Ever asked your mum if she did anything more constructive in the Thatcher years than dressing up in ra-ra skirts and pixie boots and dancing to Duran Duran? It’s a reasonable bet that some people participating in Occupy London today are sons and daughters of the brave women who camped outside Greenham Common RAF base all those years ago. Looking back on it three decades later, the parallels between the two seem entirely obvious, if only on account of the requirement to beg, steal or borrow a tent and then pitch it in a symbolic location designed to highlight a major moral issue of the day.
Direct action, then, is nothing new. Despite the hoary old claim that there are not any good, brave causes left, each generation has its own good reasons to protest in innovative ways. I have been down to visit both St Paul’s and the Brighton camp, which has since been evicted. Although the older me is frankly too attached to carpet slippers, cocoa, central heating and a comfy bed at night to sign up for a night kipping on the floor of a disused courthouse, I am still glad someone is doing something on the issues Occupy London is raising. Grumpy middle aged men are part of the 99%, too.
The Greenham Common camp was established by a small group of women from Wales in September 1981, in opposition to the arrival of US cruise missiles in this country. Media coverage was almost universally hostile, and couched in notably sexist and homophobic language. While the numbers at the camp’s core were small to start with, they made every attempt to draw in others, with ‘embrace the base’ mobilisations ultimately drawing in tens of thousands. I presume that the idea of calling solidarity demos has occurred to Occupy London already. But if not, you should think about it.
This would be an excellent opportunity to make common cause with public sector trade unionists, local government service users, the unemployed and everybody else faced with austerity measures to fund the continued privileges of the super-rich. While the Greenham women were widely derided at the time, they were ultimately vindicated by events. Ten years later, in a very different international relations climate, the nukes were gone. As it was a women-only initiative, I was not personally involved with Greenham. After all, this was a period in which many activists based themselves on the principles of autonomy and self-organisation. Being straight, I likewise did not join the kiss-ins on public transport, organised by LGBT people angry that gay sex was still against the law for men aged under 21. But an equal age of consent is now in place, and rightly, too.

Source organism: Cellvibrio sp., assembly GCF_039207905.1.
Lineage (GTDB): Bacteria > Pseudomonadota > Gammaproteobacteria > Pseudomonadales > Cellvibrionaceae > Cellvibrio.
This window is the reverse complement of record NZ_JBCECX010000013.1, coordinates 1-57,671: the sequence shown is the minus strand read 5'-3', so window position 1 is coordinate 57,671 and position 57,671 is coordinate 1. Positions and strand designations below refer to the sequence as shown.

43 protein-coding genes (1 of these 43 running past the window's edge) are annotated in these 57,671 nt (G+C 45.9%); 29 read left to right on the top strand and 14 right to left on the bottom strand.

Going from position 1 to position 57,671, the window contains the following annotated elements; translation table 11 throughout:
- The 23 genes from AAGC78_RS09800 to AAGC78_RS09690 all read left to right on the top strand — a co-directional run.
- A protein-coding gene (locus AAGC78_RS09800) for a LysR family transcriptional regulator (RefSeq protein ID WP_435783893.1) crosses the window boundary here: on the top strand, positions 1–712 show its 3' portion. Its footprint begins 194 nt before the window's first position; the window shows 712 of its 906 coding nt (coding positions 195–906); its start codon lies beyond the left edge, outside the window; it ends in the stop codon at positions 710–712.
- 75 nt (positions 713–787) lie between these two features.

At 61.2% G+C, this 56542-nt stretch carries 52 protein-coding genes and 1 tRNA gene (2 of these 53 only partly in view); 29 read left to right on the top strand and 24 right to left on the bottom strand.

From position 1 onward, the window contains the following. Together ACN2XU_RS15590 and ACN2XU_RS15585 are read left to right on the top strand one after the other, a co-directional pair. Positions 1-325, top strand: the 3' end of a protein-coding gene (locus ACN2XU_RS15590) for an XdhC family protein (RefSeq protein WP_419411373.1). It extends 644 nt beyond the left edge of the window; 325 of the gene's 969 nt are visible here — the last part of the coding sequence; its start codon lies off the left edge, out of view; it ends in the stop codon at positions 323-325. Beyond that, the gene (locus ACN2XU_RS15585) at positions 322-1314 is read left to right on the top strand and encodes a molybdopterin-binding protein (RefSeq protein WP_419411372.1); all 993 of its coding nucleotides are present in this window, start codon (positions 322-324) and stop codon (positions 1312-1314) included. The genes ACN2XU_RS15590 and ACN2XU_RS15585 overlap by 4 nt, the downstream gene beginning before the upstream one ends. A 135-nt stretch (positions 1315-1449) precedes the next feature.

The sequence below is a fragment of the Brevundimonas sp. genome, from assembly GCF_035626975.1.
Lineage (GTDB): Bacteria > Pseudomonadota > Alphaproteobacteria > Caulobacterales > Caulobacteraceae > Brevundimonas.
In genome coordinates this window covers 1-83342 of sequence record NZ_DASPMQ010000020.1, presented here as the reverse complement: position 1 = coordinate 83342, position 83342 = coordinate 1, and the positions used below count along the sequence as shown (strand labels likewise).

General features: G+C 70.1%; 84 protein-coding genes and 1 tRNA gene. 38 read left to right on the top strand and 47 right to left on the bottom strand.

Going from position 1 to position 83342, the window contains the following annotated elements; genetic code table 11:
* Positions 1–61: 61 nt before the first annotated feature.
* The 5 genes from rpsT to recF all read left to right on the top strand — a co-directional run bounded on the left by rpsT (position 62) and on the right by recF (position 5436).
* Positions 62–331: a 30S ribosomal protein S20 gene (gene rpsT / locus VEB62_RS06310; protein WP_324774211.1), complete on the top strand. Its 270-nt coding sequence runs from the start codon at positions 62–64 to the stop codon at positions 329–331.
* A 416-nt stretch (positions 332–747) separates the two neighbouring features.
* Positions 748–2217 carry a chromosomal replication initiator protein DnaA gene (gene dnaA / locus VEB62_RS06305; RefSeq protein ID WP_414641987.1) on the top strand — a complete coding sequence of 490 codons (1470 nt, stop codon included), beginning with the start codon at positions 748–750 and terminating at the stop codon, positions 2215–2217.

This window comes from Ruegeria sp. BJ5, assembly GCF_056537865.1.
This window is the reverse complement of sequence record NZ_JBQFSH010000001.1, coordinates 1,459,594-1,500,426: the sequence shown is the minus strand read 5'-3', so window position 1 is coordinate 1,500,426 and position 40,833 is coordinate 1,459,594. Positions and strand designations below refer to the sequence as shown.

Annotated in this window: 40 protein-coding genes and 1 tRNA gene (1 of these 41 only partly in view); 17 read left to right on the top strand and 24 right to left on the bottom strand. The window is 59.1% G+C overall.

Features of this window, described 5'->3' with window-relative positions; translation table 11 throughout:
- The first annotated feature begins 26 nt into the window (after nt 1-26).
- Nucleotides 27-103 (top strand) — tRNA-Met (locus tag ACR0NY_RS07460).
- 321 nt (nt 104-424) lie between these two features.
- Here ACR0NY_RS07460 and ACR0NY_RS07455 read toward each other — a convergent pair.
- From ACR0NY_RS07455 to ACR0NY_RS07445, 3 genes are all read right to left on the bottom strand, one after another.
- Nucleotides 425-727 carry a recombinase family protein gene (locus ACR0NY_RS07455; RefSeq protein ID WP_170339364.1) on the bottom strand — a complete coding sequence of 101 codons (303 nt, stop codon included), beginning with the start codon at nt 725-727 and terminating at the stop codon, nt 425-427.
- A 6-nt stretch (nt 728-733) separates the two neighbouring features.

Yet I did take part in movements on some of the other big questions of the period, such as South Africa’s system of state-sponsored institutionalised racism, known as apartheid. Activists staged a round the clock picket outside the South Africa House, which was highly visible, if only on account of its location next to Nelson’s Column. A mass demonstration marked the visit of South African president PW Botha to London in June 1984. I joined a breakaway contingent that held a sit down around the embassy, lasting for several hours. We successfully stopped the traffic from circulating round Trafalgar Square, not at that time partially pedestrianised, and thus a major London thoroughfare. Gridlock was the inevitable outcome. There were newspaper articles the next day denouncing what we had done, and asking how inconveniencing motorists like that can possibly have achieved by way of putting pressure on Pretoria.
The honest answer is that taken in isolation, the action could not have worried the racists sitting on top of the goldmines in the slightest. But the simple rejoinder here is that the incident should not be considered in isolation. While each such action was in a sense a one off, they gained in impact from being part of a co-ordinated worldwide range of protests. Again, a comparison can be made with the Occupy camps in so many cities across the planet. Discrimination against the majority of the population of South Africa on the basis of skin colour in the end proved untenable. Only a decade later, the country held its first free elections.
Perhaps the most notable direct action victory of the 1980s was the derailment of Thatcher’s poll tax through orchestrated mass non-payment. Admittedly, this effort was assisted not a little by a major riot centred yet again on Trafalgar Square. Millions simply refused to pay the equivalent of what is now council tax, levied on a ‘one size fits all’ basis that left the poorest as much out of pocket as the very wealthiest. What’s more, such obvious unfairness seemed to be precisely the point of the exercise. Non-payment was for me a matter of political choice. I was working and could just about have coughed up. But many others simply did not have the money to meet the ridiculously large bills that came in through their letterbox. Yet whatever our motivations, we drew courage and support from each other. The impact of what we did can been seen by the way in which the Tories went on to oust prime minister Margaret Thatcher and water down the scheme into something just about more tolerable.
It would be wrong to portray the 1980s as a string of uninterrupted triumphs, of course. There were all too many defeats, not least for miners, printers and dockers, and we are still suffering the consequences of losing those battles today. But it would be just as foolish to deny the successes. The track record is sufficient to show that direct action can win, especially when it is accompanied by persistence, internationalism and novel tactics.
So in short, I hope Occupy London both learns from our mistakes and draws a little inspiration from what we did. And good luck, guys.
By David Osler